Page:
Banny Price made his living as a singer/guitarist in and around Shreveport, Louisiana where he was born. Although nothing was released, his first recording sessions were for Myra Smith’s local Ram records in the early 60s.
In 1963/4 Price went to the famous Robin Hood Brians Studios, just across the border into Tyler, TX for a recording session under producer Ken Demary. The tracks Price cut included the fine deep soul track “There Goes The Girl” and the exciting horn led instrumental “Monkey See – Monkey Do” which has become a firm favourite with R & B dancers all over the world. These tracks were first issued as Jewel 733 by Stan Lewis, the main music man in Shreveport, in October 1964. And although the 45 sank without trace, it didn’t stop Price making another trip to Tyler, TX this time with Dale “Suzie-Q” Hawkins. The top side of Jewel 749, which appeared the following year, was a version of the B B King song “You Know I Love You” but the flip, “You Love Me Pretty Baby” is the track that everybody wants to own. This is a rousing piece of minor keyed R&B with Price’s guitar showing some excellent Otis Rush styled licks and his tough vocals hitting just the right spot.
Sinkane opened its Tiny Desk Concert with a song that has been a bit of an anthem for me lately. “U’Huh” contains the Arabic phrase “kulu shi tamaam,” which translates to “everything’s great — it’s all going to be all right.”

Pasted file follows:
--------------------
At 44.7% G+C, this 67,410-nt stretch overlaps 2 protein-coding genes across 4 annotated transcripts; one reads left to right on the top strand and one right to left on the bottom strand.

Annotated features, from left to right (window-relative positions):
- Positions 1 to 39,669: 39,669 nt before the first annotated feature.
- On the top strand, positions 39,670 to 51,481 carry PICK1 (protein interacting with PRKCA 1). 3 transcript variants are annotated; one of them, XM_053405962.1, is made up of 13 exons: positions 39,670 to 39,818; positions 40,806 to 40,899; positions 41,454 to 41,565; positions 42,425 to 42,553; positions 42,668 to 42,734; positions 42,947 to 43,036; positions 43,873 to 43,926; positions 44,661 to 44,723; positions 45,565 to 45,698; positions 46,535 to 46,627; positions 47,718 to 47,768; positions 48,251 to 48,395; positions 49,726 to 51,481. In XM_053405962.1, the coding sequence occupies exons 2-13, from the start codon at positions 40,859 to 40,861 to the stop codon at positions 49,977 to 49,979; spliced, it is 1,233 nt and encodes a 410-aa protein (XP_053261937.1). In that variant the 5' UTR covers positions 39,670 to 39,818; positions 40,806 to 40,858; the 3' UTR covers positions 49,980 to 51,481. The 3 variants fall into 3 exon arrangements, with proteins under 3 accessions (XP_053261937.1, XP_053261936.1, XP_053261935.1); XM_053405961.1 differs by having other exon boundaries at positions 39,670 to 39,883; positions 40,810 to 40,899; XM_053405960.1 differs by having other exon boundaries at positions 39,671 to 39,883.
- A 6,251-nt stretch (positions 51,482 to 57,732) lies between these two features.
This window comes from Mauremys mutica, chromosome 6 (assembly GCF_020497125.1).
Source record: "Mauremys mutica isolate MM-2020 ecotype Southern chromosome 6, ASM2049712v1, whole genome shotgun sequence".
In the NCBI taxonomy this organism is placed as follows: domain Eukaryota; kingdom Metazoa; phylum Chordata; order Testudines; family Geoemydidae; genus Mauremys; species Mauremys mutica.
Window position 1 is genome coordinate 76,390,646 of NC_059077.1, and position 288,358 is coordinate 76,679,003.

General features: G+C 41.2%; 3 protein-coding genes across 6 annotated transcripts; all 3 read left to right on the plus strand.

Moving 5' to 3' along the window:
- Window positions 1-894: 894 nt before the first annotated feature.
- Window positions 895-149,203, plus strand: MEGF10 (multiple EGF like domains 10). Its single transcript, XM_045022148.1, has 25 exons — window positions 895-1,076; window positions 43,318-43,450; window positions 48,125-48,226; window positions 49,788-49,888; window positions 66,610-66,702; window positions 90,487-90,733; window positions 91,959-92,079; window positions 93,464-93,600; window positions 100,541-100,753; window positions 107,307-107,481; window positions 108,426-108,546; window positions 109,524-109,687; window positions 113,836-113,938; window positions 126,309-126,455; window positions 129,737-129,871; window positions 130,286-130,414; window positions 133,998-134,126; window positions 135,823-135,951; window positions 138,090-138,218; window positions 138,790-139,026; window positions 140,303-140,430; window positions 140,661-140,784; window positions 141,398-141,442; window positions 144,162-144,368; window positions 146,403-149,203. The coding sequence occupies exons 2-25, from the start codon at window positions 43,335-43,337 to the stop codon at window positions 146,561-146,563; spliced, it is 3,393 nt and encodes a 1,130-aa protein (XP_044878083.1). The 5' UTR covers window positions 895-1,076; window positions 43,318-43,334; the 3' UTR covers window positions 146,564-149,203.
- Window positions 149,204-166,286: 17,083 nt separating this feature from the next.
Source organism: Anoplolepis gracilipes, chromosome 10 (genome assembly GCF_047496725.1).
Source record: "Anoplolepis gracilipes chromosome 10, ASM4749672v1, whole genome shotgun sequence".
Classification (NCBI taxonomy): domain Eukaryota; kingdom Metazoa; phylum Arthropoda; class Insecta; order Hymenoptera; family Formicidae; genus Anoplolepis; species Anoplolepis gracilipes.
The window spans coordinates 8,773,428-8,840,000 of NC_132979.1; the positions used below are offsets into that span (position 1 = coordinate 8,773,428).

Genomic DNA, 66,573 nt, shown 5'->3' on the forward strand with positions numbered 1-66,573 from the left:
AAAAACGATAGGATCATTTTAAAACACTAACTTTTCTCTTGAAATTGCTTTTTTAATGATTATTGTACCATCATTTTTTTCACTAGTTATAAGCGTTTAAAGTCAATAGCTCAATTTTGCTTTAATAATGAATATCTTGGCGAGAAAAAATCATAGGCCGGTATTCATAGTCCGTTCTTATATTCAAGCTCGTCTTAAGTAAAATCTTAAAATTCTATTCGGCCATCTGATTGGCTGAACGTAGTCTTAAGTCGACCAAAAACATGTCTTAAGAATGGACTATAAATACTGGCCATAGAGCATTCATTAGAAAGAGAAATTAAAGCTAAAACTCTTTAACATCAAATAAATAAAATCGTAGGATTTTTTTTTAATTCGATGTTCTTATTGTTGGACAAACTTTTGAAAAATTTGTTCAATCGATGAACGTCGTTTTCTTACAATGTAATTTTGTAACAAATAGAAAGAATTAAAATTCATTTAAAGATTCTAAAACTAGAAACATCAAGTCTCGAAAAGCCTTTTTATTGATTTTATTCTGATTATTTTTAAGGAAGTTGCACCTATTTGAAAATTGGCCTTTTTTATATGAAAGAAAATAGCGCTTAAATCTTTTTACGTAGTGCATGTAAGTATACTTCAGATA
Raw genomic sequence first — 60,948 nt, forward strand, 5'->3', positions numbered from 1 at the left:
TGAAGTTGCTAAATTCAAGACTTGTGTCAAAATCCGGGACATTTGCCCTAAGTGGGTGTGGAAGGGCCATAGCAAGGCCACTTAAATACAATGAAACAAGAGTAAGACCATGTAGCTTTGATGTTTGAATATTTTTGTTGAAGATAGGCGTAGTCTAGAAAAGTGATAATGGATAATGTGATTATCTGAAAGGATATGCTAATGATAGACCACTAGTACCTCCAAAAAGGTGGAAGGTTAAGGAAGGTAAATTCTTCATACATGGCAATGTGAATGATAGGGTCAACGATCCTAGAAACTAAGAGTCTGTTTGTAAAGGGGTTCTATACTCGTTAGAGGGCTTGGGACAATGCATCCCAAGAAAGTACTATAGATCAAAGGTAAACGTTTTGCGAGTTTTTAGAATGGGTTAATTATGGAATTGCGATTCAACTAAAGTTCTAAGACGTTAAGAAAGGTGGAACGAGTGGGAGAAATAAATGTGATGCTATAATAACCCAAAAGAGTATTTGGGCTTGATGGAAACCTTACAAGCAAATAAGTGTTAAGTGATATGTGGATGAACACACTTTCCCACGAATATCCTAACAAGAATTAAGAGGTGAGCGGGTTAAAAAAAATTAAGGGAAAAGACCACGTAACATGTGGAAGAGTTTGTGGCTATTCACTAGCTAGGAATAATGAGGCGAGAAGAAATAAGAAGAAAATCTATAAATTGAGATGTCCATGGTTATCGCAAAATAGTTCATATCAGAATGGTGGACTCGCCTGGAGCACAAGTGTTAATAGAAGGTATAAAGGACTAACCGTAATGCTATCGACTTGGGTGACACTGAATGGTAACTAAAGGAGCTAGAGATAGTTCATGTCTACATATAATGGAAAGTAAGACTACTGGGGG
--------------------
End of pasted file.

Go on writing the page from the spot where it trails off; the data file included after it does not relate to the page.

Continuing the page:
Sinkane is the music of Ahmed Gallab — and such hopeful music it is. He grew up in London and has lived in Sudan and in Ohio and, these days, New York City. His band reflects his own love for music from around the world; you can hear a great New York jazz band in the rhythms of Sinkane, but you can also hear the influence of Bob Marley and the hypnotic repetition of Sudanese desert sounds.
October 27, 2015 by BOB BOILEN
At first, I couldn’t pull my attention away from irrepressible singer Kam Franklin, whose down-to-earth but uplifting presence put a huge smile on my face. But as The Suffers’ set progressed, I became increasingly enchanted with the band, which was part Archie Bell & The Drells and part James Brown, with a touch of New Orleans and even Jamaican reggae.
It was a perfect mix of power and delicacy, as the band held back at moments only to steamroll me when my guard was down. The group has only two EPs, with an album on the way, and trust me: 2016 will be The Suffers’ year. Look for the band on far bigger stages soon enough.
The Young Senators are an exemplary progenitor of DC’s hyper-local, hyper-celebrated Go-Go scene.
Peers of Chuck Brown’s Black Heat and Soul Searchers, the septet was led by energetic singer and conga
player Jimi Dougans, and featured saxophonist Leroy Flemming, guitarist Calvin Charisty, keyboardist Frank Hooker, drummer James Johnson, bassist Wornell Jones, and trumpeter Phillip Guilbeau. The band issued two singles on the the tiny Innovation label, before joining up with Motown’s Eddie Kendricks in 1972 for his sophomore effort People…Hold On. The Young Senators’ fuzzed-out brand of psychedelic soul is often bootlegged, but finds it first legitimate release in 45 years via these remastered sides.
Jones’ name is synonymous with the Hammond B3 organ. At 17, he recorded the instrument’s anthem, “Green Onions,” with his band Booker T and The MG’s. Watch him play the song all alone in the NPR Music offices — and with such joy, you’d swear he just discovered it.
“Born Under A Bad Sign”
“Down In Memphis”